• Forex Brokers in the EU must keep users’ money in segregated accounts
  • Forex Brokers in the European Union may only offer leverage of up to 1:30

How to verify if a forex broker is regulated in Europe?

One of the most important things to look for when choosing an EU forex broker is regulation. When you trade forex online with a regulated brokerage firm, you have some protection that can help if things were to go wrong. Regulated forex brokers must adhere to strict rules and procedures that have been put in place to protect investors.

On the other hand, if you were to use an unregulated forex broker, you might not have anywhere to turn if the worst was to happen. Whilst offshore brokers may be able to provide enticing trading conditions such as high leverage, they cannot give the same protection that regulated brokers can.

In order to check if an EU forex broker is regulated, you should look for any license number from a respected regulatory authority on their website. This is usually located within the footer area. Some of the most well-respected regulators in the EU to keep a look out for are the FCA, CySEC and BaFin. You should look up the license number on the relevant regulators website to make sure it is valid.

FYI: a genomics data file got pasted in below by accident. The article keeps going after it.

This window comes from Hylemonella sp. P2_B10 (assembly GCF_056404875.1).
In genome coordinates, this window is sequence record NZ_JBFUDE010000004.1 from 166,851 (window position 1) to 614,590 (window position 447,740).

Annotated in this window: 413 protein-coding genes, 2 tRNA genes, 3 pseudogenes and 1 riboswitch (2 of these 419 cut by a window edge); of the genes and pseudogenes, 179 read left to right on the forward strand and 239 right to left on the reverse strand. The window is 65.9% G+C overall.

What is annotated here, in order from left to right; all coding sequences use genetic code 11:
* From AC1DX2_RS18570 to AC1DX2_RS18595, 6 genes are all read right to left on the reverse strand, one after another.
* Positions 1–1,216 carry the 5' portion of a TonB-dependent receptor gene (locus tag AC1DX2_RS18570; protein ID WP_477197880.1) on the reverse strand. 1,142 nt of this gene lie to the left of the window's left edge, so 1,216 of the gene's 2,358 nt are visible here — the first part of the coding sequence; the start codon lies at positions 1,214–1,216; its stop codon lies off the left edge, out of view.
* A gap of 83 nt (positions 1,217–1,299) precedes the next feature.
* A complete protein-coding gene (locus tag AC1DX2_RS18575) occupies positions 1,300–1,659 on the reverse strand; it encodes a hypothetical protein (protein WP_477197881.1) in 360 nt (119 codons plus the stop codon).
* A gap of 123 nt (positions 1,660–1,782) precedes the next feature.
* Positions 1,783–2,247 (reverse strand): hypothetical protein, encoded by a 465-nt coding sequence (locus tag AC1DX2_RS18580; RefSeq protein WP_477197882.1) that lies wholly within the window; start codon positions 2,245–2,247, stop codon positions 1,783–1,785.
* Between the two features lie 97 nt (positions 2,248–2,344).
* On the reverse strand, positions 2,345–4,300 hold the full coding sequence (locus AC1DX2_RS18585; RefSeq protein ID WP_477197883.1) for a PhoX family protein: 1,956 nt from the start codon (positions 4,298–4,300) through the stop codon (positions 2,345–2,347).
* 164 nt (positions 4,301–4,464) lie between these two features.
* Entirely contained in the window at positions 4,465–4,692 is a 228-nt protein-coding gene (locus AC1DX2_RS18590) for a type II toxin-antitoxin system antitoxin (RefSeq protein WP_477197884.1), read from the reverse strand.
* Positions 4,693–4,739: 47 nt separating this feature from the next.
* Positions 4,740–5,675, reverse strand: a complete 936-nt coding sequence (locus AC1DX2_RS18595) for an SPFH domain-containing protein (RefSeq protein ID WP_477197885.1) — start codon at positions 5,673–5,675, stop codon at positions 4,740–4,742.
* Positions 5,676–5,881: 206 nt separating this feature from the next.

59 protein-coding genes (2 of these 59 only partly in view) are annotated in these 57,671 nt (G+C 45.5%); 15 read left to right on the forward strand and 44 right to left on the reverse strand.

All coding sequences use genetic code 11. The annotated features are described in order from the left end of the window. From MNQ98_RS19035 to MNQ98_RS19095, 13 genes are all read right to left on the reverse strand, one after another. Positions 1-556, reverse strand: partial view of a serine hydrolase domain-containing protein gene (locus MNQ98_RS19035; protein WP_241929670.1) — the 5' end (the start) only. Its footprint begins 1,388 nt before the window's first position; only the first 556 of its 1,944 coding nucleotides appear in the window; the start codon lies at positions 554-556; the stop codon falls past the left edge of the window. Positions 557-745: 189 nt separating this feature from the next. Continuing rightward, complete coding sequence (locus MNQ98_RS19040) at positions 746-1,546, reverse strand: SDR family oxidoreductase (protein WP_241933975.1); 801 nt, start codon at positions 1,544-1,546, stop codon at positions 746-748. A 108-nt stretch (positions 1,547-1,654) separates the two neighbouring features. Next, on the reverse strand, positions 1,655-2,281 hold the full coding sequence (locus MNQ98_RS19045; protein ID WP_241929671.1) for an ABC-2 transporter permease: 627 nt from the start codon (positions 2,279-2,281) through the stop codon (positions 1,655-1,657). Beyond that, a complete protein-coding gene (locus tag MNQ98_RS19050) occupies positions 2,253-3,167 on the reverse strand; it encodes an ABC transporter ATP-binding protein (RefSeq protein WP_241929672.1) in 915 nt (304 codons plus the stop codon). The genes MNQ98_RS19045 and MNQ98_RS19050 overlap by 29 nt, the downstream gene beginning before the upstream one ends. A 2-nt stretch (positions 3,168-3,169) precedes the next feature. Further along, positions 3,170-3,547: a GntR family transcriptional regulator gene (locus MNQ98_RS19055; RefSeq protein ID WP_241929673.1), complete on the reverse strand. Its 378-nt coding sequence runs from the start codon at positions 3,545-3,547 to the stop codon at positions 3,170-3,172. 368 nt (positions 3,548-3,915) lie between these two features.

How to open an account with a forex broker in Europe?

Whilst it can take longer than opening an account with an offshore forex broker, it is still a relatively straight forward process to open a forex trading account in Europe. You will just need to complete short application form and submit some documents as part of the KYC procedures. This can be a passport or driver’s license for identification and utility bill as proof of address.

European forex brokers have to respect strict rules on profiling their clients in order to protect the less experienced, and at the same time fight money laundering. You might need to answer a questionnaire to make sure you have the suitable knowledge and experience required to trade online.

How do I start trading in Europe?

Once your account has been verified, you will be sent your account details so that you can make a deposit and start trading. You will be able to download the brokers trading platform so that you can analyse currency pairs on different chart timeframes and look for buying or selling signals.